Conference Examines Ethical Behavior

We blog a lot about ethics and treating people the right way day-to- day and moment-to-moment.  That’s why it was particularly rewarding to be asked to speak on the topic over the weekend at Central Michigan University’s PRSSA Annual Conference. From the definition of the word ‘ethics’ to the importance of setting a foundation and following particular principles, a range of topics, including many real world (albeit anonymous), examples were discussed.

Over the course of the next three blogs, I’m going to recount the three primary areas covered with the CMU students with regard to audiences we should all behave ethically toward: colleagues, clients and media. This time: Colleagues.

One area of particular interest to attendees was career-pathing and the right of all professionals to be provided with proper guidance and feedback from superiors in order to grow and succeed. Telling someone in a review to “keep on doing what you are doing” and then berating them for not possessing particular skills at a later point is obviously the opposite of an ethical approach to employee communications. So is continuing to put someone on small clients, deciding the individual is not a  fit for larger initiatives, and then refusing to give them a decent salary increase each year as their “billables are not high enough.”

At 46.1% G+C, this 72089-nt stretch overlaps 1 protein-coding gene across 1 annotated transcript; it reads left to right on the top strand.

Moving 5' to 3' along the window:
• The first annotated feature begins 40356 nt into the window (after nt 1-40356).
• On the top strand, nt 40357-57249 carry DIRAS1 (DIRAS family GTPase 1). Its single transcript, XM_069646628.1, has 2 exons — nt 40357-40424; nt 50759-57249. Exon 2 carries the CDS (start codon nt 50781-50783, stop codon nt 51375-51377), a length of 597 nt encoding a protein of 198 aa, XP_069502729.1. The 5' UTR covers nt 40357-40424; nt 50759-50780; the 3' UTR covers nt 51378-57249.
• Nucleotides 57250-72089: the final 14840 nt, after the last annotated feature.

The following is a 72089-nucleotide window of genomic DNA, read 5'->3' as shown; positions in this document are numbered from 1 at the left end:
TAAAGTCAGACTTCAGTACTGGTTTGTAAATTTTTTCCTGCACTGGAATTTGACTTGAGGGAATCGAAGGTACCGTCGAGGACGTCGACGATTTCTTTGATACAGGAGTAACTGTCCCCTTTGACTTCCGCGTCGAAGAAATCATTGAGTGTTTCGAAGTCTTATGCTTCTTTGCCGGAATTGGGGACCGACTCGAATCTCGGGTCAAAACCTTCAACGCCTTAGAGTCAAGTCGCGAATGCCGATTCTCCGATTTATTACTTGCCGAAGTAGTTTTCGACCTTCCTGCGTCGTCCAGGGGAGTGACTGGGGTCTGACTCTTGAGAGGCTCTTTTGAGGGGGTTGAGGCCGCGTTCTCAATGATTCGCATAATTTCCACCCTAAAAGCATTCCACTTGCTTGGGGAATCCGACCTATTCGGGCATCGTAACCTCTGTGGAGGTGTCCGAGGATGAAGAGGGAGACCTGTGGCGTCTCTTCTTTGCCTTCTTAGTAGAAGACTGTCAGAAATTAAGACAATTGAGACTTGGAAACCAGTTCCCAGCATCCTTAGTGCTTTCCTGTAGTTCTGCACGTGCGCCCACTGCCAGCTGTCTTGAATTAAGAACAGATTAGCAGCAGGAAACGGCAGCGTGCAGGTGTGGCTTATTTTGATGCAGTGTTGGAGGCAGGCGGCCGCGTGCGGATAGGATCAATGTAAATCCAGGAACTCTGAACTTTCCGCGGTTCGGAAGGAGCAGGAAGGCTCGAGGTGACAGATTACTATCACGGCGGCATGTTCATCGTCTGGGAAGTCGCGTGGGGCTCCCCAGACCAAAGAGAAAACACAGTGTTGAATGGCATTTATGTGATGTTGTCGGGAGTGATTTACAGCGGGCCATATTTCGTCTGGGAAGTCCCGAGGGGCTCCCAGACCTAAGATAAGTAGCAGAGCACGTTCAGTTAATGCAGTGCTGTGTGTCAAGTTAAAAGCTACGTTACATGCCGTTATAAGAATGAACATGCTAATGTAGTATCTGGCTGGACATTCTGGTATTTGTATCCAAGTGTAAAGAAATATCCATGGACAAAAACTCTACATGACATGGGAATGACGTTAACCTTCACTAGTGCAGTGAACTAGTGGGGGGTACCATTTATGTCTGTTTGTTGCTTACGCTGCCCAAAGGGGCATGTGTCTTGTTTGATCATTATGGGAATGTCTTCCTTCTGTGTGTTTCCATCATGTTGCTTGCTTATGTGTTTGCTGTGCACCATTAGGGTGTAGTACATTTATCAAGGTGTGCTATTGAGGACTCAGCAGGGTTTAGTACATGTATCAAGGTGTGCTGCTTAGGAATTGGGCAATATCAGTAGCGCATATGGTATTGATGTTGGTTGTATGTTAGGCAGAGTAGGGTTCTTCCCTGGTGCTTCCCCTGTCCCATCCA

Over my more than 30-year career and positions in radio, print journalism and public relations, I have seen it all: the good, the bad and the terrible. Individuals being yelled at; others having items thrown at them; those not supported by management when clients are unethical; still others being physically threatened.  These occurred not in prisons or backstreets, mind you but in “professional” work settings.  Unethical if not bordering on litigious examples all.

Such shameful tactics are  aimed at keeping employees “down”, “in a box”, “under control.”  And when such employees leave and, down the road, are in decision makers role to perhaps hire outside support, do you think their former employers stand a chance in (you know what) of getting the business? Not a chance – and an appropriate comeuppance.  Next time: ethics with clients.